Latest articles from Africa

Egyptian endeavours

July 2, 2004

A revival in corporate activity and several major project financings give Egypt reasons to be positive, write Jon Marks and Kevin Godier.

From chaos to confidence

July 2, 2004

Finance minster Yaw Osafo-Maafo tells James Eedes how Ghana has managed to shake off financial chaos in the past four years and take the lead in establishing new benchmarks of governance in Africa.

Ready for stage two reforms

July 2, 2004

Mozambique’s prime minister, Luisa Diogo, tells James Eedes about the country’s immense progress in the past decade and its plans for future reforms.

Shortcomings are being identified and addressed

July 2, 2004

Tanzania’s finance minister Basil Mramba talks to Steven Timewell about moves to secure natural resources and update land legislation to free up domestic financing.

Serious about financial reform

June 2, 2004

James Eedes finds that Nigeria’s finance minister is determined to put the country back on track.

Face the challenge

June 2, 2004

Top African bankers have been told they have to reduce costs, satisfy clients and become compliant. Parveen Bansal reports.

Uganda’s plan for a brighter future

May 3, 2004

Despite enviable economic growth stretching back 16 years, Uganda still has many hurdles to overcome, says James Eedes.

Will bitter pill save Zimbabwe?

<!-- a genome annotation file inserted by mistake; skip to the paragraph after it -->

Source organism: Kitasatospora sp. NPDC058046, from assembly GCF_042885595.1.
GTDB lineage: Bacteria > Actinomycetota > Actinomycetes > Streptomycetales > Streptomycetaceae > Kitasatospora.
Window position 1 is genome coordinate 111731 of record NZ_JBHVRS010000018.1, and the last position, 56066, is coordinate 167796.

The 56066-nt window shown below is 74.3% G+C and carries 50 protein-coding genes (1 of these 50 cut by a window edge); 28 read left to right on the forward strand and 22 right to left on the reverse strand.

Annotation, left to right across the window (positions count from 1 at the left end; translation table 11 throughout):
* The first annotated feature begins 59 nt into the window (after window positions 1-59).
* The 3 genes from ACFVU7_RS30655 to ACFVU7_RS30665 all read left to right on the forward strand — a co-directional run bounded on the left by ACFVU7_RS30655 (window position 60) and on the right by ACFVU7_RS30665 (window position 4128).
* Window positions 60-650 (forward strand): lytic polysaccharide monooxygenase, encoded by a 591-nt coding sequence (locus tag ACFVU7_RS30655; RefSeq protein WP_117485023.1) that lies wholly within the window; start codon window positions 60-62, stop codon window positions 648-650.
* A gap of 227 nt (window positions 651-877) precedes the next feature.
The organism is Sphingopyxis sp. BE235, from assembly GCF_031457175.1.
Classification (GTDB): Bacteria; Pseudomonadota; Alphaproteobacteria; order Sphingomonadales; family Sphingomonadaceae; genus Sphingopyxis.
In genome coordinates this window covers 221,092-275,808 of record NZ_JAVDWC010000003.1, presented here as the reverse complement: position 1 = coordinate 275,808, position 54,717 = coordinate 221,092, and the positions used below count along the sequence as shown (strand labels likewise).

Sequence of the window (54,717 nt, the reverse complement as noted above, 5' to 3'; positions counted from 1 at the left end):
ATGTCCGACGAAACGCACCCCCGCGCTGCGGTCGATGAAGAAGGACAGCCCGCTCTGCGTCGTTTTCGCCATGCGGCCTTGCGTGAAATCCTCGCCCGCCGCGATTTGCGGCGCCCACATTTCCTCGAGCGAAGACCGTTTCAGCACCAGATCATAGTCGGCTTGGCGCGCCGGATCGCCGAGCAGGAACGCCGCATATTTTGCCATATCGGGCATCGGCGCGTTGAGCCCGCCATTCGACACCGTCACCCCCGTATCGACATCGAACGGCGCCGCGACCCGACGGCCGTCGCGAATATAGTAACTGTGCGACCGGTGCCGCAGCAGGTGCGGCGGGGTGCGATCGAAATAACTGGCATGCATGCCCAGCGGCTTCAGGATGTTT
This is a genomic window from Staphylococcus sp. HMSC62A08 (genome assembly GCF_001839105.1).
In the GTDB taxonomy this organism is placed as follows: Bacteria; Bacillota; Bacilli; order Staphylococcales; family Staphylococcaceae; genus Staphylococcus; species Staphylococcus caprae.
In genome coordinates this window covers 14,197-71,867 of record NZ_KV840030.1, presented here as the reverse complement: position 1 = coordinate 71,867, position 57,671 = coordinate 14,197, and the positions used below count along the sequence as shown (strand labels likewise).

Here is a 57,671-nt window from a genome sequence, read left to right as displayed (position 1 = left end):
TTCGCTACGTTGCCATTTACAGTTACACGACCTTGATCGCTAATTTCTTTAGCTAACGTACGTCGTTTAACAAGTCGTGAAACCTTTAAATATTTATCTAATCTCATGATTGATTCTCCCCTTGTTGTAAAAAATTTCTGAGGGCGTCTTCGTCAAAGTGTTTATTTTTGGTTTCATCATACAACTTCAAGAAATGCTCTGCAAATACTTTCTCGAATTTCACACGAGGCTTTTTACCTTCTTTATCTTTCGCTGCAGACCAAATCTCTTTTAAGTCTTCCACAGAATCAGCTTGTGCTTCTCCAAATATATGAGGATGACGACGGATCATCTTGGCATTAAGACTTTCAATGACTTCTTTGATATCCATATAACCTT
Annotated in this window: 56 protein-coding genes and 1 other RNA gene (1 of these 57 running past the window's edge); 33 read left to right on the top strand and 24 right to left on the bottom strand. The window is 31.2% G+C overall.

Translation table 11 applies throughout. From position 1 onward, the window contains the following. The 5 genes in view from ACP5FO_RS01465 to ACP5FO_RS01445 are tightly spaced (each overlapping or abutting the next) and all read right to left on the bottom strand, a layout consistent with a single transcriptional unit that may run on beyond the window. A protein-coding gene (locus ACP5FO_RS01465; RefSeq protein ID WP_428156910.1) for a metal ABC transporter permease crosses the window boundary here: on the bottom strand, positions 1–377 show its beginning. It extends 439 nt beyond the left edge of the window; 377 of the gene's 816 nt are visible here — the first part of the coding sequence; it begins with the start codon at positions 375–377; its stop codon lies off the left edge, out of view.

April 5, 2004

The governor of Zimbabwe’s central bank has had to introduce tough measures – in the face of death threats – to pull the country back from the brink of meltdown. But are they too little, too late? James Eedes reports.

Can Africa convince investors of its value?

April 5, 2004

Sophie Roell considers the prospects for Africa gaining a stronger presence on the world’s stock markets.

Standard Chartered meets Africa’s diversity challenge

April 5, 2004

Douglas Beckett, regional head of consumer banking at Standard Chartered explains the bank’s strategy in Africa, following its recent re-entry into South Africa and Nigeria. By Parveen Bansal.
With its roots in both Asia and Africa, Standard Chartered Bank has emerged in the past 150 years as a leading financial institution in these markets. The present-day bank is the product of a 1969 merger between Standard Bank of South Africa and the Chartered Bank of India, Australia and China, the latter being the older institution, having been founded in 1835 following the grant of a Royal Charter from Queen Victoria.

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